Kenya court delays elections

High Court rules that next presidential and parliamentary poll should be held in March 2013 and not this August.

    The most recent elections, in 2007, gave rise to fighting that left more than 1,220 people dead [GALLO/GETTY]

    Kenya's High Court has ruled that the country's next presidential and parliamentary elections should be held in March 2013 and not in August, unless the ruling coalition collapses.

    The east African country's next election will come under intense scrutiny because it will be the first under a new constitution, and the first since the 2007 poll that gave rise to fighting in which more than 1,220 people were killed.

    The government had proposed amending the constitution to delay the vote to December because of logistical problems, prompting petitioners to ask the High Court for a ruling.

    The court ruled on Friday that the current parliament should serve its full five-year term, which ends on January 14, 2013, and that the elections should be held 60 days later.

    The ruling will disappoint Kenyans who want to vote out their legislators sooner.

    The court also ruled that elections could be held this year only if the ruling coalition between President Mwai Kibaki and Prime Minister Raila Odinga, created to end the violence after the 2007 election, were to collapse for any reason.

    The electoral commission would then set a poll date within 60 days of the breakdown.

    "We are conscious that our findings may be unpopular with a section of Kenyans who have preconceived notions about the elections," Justice Isaac Lenaola, one of three judges who made the ruling, said.

    "But we hasten to remind Kenyans that our undertaking is not to ... suit popular opinion."

    Controversy over ruling

    Many Kenyans are eager to vote out some legislators because they consider them lazy, corrupt and greedy, and say the lawmakers, among the best-paid in the world, are a privileged group who do little to help develop the country.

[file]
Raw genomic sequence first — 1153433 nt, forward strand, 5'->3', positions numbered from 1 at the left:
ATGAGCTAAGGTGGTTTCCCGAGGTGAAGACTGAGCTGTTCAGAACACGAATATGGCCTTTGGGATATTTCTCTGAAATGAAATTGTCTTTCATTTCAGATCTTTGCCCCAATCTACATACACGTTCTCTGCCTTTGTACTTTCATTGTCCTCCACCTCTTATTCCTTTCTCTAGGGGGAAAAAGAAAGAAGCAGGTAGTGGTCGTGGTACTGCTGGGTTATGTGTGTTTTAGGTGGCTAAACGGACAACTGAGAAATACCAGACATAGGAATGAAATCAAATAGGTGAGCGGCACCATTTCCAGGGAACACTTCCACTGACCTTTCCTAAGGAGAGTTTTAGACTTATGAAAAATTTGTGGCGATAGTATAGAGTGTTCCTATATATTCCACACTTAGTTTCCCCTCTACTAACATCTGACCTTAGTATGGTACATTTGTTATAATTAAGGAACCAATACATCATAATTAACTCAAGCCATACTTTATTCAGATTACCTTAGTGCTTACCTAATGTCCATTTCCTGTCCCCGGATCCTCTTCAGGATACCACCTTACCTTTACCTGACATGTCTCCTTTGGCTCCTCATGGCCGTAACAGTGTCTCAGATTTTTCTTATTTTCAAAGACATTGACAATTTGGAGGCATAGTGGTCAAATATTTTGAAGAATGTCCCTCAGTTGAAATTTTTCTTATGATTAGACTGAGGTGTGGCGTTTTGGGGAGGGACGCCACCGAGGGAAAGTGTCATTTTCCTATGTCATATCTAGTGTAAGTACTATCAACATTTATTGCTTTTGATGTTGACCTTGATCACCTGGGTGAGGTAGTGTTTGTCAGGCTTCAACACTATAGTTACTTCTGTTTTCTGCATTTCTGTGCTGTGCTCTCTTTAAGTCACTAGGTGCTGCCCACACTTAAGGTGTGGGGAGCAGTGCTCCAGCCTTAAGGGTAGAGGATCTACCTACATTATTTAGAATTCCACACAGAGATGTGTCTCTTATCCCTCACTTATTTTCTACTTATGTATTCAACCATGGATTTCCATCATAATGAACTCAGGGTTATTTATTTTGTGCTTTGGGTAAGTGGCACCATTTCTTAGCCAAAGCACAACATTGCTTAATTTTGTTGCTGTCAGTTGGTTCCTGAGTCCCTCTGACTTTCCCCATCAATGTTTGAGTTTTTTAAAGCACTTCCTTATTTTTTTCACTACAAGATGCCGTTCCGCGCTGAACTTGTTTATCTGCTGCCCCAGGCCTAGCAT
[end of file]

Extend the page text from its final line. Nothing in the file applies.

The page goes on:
Kenyan legislators voted to quadruple their salaries in 2003 as their first order of business after the election, and angered the public again during the current term by refusing to pay tax.

    Analysts predicted controversy over the high court ruling.

    "This will go back to court for further interpretation. I see it going through the court of appeal. It could end up in the supreme court," Kwamchetsi Makokha, a political commentator, said.

    An opinion poll in October showed 53 per cent of Kenyans wanted an August election and 38 per cent a December one.

    Kenya is also eagerly awaiting a decision by the International Criminal Court (ICC) on whether it will proceed to trial against six prominent Kenyans suspected of organizing the post-electoral violence.

    Two of the six - Uhuru Kenyatta, finance minister and the son of the country's first president, and William Ruto, the former agriculture and higher education minister - intend to run for president in the poll.

    "The court's [ICC's] ruling will introduce an additional - possibly crucial - factor into an already pivotal election," the think tank International Crisis Group said in a report this week.

    Charges against the six include murder, deportation, rape, inhumane acts, persecution and torture.

    SOURCE: Agencies


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